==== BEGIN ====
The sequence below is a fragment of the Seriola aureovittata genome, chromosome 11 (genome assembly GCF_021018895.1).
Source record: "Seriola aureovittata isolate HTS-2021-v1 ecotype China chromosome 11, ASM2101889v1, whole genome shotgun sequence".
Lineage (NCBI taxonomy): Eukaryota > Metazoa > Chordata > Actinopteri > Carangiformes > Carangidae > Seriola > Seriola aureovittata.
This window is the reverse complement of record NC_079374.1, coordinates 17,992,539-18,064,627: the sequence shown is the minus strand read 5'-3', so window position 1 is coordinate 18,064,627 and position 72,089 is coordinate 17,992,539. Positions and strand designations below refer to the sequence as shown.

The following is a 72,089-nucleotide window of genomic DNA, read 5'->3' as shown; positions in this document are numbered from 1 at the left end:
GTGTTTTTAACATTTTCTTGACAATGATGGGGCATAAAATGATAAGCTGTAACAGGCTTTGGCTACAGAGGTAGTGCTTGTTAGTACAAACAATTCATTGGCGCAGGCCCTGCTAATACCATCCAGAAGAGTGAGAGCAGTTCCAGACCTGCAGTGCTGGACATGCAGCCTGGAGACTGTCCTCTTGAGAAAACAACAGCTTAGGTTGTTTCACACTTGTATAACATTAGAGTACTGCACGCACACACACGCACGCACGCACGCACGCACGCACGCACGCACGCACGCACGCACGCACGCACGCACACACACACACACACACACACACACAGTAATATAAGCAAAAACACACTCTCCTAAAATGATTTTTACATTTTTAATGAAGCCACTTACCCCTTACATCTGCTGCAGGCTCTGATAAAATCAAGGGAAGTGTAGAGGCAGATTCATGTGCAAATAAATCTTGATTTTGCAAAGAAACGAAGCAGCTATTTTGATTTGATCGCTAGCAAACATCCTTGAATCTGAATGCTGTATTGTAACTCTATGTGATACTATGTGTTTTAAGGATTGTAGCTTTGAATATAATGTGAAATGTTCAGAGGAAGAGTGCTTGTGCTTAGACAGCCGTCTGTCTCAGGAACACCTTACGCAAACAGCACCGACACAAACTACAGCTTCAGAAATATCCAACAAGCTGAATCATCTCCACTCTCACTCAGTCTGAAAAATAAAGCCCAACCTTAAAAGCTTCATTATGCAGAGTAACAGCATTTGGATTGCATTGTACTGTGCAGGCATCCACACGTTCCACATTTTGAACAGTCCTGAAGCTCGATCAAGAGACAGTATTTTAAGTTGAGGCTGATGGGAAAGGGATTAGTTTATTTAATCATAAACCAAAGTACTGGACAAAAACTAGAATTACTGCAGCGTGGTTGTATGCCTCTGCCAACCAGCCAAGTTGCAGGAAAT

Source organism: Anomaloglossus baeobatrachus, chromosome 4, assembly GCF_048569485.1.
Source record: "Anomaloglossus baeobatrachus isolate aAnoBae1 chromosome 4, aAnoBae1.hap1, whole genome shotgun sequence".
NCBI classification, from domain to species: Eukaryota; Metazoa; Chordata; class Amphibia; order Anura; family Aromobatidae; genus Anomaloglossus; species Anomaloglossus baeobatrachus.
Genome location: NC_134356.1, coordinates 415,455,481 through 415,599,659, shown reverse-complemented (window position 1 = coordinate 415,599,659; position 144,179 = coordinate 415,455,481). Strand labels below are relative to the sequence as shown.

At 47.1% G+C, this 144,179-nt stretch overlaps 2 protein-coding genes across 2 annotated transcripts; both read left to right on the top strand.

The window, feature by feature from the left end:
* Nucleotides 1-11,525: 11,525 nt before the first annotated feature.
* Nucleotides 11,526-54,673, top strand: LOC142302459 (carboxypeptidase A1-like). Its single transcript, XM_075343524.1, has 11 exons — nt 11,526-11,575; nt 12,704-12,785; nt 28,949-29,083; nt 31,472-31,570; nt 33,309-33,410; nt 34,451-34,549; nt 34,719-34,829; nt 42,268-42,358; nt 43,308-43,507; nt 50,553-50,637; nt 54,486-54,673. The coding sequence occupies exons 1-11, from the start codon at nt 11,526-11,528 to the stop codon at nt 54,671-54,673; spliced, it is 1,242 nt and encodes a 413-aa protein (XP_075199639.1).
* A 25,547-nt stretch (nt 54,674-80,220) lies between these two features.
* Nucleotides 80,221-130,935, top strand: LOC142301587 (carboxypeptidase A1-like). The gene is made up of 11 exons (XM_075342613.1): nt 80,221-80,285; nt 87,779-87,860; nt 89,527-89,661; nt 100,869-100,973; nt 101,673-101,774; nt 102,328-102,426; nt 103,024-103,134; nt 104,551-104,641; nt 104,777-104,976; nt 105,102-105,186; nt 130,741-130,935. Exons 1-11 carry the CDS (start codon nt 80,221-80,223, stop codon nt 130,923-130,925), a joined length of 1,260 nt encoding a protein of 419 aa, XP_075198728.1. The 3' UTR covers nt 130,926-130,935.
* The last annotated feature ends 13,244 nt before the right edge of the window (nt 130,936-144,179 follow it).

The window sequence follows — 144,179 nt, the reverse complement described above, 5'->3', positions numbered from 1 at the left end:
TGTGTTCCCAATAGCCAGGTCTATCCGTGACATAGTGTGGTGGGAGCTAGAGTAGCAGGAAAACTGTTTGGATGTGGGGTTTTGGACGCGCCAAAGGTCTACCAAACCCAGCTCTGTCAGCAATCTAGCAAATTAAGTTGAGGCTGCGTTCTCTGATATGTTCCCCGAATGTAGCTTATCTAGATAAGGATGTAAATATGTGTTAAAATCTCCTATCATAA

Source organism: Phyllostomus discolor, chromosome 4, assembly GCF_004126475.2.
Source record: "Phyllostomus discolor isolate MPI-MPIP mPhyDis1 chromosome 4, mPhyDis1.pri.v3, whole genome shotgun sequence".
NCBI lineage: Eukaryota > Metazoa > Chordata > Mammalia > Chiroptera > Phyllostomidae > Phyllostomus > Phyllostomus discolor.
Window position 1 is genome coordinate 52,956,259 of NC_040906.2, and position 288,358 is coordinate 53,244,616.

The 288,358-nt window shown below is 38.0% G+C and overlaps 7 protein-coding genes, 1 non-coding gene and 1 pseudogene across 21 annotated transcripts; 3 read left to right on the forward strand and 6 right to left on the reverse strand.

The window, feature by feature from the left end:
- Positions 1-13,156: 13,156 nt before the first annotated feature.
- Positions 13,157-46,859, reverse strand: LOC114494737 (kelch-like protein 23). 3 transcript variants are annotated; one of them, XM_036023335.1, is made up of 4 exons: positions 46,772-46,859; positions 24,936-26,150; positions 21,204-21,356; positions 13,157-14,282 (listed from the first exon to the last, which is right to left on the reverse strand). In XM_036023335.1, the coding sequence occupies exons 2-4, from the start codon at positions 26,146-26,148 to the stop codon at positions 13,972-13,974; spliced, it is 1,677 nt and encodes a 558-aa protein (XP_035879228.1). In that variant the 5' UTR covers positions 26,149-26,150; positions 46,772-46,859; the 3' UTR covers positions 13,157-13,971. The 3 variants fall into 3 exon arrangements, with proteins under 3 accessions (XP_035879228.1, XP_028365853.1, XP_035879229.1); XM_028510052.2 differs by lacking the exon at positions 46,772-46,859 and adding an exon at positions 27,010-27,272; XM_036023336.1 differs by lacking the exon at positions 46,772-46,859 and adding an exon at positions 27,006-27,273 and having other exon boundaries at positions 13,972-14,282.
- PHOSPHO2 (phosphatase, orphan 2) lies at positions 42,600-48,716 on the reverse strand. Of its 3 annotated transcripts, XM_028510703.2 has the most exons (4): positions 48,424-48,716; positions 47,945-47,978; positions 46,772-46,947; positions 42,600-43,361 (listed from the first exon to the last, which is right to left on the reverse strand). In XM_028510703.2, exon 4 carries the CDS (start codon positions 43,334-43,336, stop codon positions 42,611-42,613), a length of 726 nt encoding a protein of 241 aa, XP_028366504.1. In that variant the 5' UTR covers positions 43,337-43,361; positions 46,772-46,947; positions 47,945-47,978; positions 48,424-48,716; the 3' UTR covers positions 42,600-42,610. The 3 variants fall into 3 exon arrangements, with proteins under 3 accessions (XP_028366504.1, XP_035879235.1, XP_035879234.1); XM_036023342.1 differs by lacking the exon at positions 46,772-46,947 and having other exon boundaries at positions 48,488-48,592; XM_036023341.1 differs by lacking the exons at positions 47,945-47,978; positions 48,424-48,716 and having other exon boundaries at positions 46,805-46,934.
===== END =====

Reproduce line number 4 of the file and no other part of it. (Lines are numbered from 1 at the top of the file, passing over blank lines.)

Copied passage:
This window is the reverse complement of record NC_079374.1, coordinates 17,992,539-18,064,627: the sequence shown is the minus strand read 5'-3', so window position 1 is coordinate 18,064,627 and position 72,089 is coordinate 17,992,539. Positions and strand designations below refer to the sequence as shown.